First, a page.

I ended up enjoying last week’s example of a wildly over-decorated metro station so much that I thought I might as well follow it up with another. This will once more utterly horrify ardent Modernists, who think that decorating buildings is wrong, and that beauty in buildings should be expressed through unadorned form. That’s as maybe, and I love a nice Modernist building, but I’m certainly not averse to a bit of decoration, especially when it has such a cheering result.
We’ve been to the Paris Métro before, to look at the work of Hector Guimard (he of the Art Nouveau cast iron station entrances) and his rival Lucien Bechmann (he of the eye-boggling Rotunda ticket hall at Gare de Saint Lazare). Fast forward a few decades, and in 1968 we find Métro operator RATP redecorating Louvre-Rivoli station, which serves the Louvre art gallery, as a faux art gallery in its own right. It comes complete with (what I’m almost certain are) structurally pointless columns – though they’re great fun – and reproduction antiquities. It was the start of an occasional series of themed station redecorations which saw platform areas completely transformed.
This week’s beauty of transport is one of those redecorated stations, Arts et Métiers. It’s not so much under the ground, as under the sea. Step off a Line 11 Métro train and you will find yourself in a submarine. Not just any submarine, mind you, but a steampunk submarine of the sort that would do Jules Verne’s Captain Nemo proud. The theme for Arts et Métiers station was chosen to complement that of the Musée des Arts et Métiers, the nearby museum of scientific equipment and inventions, which is served by the Métro station.
Steampunk doesn’t feature very often as a type of architecture, at transport facilities or otherwise, not least because it doesn’t really exist. Steampunk comes from the world of science fiction, imagining an alternative reality in which there are no electronic computers or microchips. There are many advanced technologies, but they are based on machines like steam engines, and mechanical computers like English inventor Charles Babbage’s difference and analytical engines. We’re pretty sure that writer K W Jeter invented the term “steampunk”, but as to who invented the genre, that’s anyone’s guess. Verne himself has a good claim, with Nemo’s high-tech submarine Nautilus (from 20,000 Leagues Under the Sea and its sequels) as does his contemporary HG Wells, but both were imagining a high-tech world based on existing technologies. They had no knowledge of the electronics revolution which would sweep the globe during the second half of the twentieth century. Later steampunk writers who would consciously identify themselves as such, reject contemporary microchip technology, seeking the same information technology outcomes from mechanical means.
The end results are fictions of wonderful machines that undertake the jobs of modern-day technologies in a rather more splendid (and I assume hot and noisy) fashion than today’s quietly humming electronic devices do.
Arts et Métiers station was given its makeover in 1994, to celebrate 200 years of the Musée des Arts et Métiers. To step onto Arts et Métiers’ Line 11 platforms is to find yourself inside a piece of steampunk machinery. Brass fittings abound, details on a background of riveted copper sheeting. The station name is given on cast iron plates, just like on a steam locomotive.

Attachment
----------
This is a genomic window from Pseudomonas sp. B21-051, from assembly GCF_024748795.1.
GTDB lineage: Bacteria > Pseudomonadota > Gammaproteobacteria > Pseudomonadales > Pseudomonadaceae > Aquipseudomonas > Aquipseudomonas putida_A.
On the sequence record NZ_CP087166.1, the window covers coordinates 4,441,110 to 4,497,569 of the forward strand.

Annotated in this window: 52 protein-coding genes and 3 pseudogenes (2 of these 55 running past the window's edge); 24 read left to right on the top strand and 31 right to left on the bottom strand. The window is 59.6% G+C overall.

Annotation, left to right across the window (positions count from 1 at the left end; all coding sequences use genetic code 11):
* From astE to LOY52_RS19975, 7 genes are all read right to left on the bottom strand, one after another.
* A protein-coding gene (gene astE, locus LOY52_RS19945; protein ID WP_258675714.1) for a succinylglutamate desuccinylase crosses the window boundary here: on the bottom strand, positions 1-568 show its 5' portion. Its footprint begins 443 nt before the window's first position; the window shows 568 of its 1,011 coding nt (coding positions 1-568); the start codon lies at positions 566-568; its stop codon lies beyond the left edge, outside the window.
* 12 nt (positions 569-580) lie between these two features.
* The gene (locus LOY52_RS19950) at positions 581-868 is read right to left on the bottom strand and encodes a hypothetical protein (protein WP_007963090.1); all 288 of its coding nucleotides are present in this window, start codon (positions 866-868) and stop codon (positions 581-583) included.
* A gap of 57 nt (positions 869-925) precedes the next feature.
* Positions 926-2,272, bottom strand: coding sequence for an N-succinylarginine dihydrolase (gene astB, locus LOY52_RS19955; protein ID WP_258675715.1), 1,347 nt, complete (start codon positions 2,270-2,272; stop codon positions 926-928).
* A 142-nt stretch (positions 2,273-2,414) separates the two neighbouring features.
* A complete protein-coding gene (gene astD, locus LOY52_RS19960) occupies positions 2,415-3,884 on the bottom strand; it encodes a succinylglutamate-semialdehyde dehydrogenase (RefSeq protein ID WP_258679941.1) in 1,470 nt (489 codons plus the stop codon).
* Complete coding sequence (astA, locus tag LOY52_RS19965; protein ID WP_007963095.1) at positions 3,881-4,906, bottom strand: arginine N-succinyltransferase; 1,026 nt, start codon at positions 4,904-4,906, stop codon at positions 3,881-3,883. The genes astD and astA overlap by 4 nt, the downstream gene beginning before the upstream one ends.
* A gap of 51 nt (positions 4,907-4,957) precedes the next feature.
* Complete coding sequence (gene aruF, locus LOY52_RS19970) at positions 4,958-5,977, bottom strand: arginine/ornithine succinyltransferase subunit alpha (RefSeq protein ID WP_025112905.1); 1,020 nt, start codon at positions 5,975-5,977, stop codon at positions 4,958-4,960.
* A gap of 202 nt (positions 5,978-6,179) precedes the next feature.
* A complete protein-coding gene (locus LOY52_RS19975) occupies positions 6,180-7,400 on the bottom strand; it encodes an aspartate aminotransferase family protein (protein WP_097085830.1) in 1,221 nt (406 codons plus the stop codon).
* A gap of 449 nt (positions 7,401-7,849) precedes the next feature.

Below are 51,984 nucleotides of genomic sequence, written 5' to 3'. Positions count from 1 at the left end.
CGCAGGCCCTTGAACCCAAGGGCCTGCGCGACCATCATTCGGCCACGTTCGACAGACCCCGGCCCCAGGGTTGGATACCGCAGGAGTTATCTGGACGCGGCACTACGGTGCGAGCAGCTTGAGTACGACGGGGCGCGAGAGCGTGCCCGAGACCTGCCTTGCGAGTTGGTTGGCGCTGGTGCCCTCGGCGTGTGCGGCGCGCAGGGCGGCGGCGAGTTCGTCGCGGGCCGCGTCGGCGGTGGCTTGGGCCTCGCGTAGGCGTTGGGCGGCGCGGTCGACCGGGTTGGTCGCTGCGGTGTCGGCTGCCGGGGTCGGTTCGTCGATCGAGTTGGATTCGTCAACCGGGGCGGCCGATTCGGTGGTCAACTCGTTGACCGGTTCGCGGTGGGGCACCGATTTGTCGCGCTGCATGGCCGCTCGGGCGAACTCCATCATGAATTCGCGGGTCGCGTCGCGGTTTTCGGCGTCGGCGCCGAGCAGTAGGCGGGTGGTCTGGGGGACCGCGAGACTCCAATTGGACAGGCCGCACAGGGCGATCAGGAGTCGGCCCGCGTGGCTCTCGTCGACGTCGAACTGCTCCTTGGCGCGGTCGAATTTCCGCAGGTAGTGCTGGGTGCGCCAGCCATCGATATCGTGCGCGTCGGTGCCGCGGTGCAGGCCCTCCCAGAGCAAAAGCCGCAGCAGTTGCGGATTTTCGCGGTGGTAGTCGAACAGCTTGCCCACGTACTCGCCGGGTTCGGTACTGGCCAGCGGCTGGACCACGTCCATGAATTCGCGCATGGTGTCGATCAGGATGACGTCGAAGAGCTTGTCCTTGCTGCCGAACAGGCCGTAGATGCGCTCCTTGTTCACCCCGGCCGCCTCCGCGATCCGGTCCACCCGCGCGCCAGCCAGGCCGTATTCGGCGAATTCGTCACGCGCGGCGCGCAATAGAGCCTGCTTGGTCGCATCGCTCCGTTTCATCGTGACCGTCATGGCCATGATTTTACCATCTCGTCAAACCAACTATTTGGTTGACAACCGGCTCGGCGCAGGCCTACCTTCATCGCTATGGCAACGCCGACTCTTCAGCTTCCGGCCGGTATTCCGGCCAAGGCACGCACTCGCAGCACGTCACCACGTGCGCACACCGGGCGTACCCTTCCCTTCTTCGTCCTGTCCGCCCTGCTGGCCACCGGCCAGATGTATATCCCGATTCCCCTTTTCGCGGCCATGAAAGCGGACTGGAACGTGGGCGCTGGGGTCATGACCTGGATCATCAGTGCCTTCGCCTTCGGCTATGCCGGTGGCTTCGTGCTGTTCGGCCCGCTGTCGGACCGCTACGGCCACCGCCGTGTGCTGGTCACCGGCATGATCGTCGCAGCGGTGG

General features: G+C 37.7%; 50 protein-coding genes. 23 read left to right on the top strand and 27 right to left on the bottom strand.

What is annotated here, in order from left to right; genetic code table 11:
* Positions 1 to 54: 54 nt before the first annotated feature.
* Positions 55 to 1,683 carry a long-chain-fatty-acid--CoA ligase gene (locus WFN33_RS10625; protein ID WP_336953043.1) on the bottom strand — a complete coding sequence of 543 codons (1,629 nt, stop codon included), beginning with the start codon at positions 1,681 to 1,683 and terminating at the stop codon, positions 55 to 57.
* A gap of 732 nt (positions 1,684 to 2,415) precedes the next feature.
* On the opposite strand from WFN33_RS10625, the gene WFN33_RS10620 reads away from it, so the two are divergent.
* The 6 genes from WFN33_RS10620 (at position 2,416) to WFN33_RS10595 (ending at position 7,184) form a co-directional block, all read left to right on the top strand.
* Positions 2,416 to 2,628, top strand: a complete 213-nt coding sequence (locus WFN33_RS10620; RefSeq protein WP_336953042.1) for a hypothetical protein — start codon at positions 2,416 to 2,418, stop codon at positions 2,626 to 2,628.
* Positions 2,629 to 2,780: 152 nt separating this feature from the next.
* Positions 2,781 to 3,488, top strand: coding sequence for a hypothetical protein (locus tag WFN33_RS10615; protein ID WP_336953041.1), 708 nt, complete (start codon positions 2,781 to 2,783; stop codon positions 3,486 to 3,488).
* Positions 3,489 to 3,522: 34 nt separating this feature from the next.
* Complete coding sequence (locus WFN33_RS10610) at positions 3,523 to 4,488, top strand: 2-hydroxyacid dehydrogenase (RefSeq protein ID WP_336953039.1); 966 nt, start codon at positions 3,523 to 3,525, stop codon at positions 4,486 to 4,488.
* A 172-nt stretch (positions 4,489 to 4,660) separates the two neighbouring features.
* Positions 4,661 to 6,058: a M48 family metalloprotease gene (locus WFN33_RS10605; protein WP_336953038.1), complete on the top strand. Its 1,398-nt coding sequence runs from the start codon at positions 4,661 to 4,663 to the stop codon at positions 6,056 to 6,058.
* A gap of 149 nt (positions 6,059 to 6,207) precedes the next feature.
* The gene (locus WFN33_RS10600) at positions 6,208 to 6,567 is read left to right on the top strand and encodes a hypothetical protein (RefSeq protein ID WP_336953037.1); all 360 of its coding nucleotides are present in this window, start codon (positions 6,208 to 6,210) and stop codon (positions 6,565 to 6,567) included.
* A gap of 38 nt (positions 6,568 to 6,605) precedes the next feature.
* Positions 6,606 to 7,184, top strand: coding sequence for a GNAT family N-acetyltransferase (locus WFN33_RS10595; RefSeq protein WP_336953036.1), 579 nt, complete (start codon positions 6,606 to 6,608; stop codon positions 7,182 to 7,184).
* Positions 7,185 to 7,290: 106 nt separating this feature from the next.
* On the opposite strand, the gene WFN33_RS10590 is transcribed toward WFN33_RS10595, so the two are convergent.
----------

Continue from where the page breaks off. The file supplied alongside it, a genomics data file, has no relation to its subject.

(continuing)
There are portholes in the walls to look ‘out’ of, which actually contain tiny displays of scientific equipment:
Above the tracks, a giant piston and gear wheels hover, clearly the heart of the machine in which the unwitting passenger finds him- or herself. The platform lights are held by heavy, over-engineered brackets, another recurring theme of the steampunk aesthetic:
It’s utterly ridiculous, not least because the electric Métro railway never saw clanking steam technology on its rails, but I defy you not to smile. It’s the work of graphic novel artist François Schuiten (1956-). He is most famous for his series of graphic novels Les Cités obscures which combine Art Nouveau and steampunk aesthetics. Even if graphic novels aren’t really your thing, it’s worth doing a quick image search on the internet, especially if you like the retro-futuristic aesthetic inspired by the film Metropolis (1927 dir. Fritz Lang).
Arts et Métiers station is also served by Line 3 of the Paris Métro. Line 3’s platforms at the station are in the conventional white-tiled design seen across the Paris Métro. Except that if you look carefully, the lights above the platforms are held by steampunk-style over-engineered brackets. It’s a small thing, but a nice touch.
As well as his transformation of Arts et Métiers station, Schuiten has also contributed artworks to Porte de Hal station on the Brussels Metro. It’s less of a total transformation than at Arts et Métiers, but a worthy addition to the world’s collection of art at transport hubs, and the artworks feature metro trains amongst his typical imaginary cityscapes.
further reading and bibliography
Hardy, Brian, 1999. Paris Metro Handbook. Harrow Weald, Capital Transport Publishing
As usual, anything linked to above will have been read and quite likely regurgitated…
3 thoughts on “20,000 Leagues Under the Streets (Arts et Metiers Metro station, Paris, France)”
The 81 tram with its bilingual destination signs is very typical of Brussels transport of the last generation!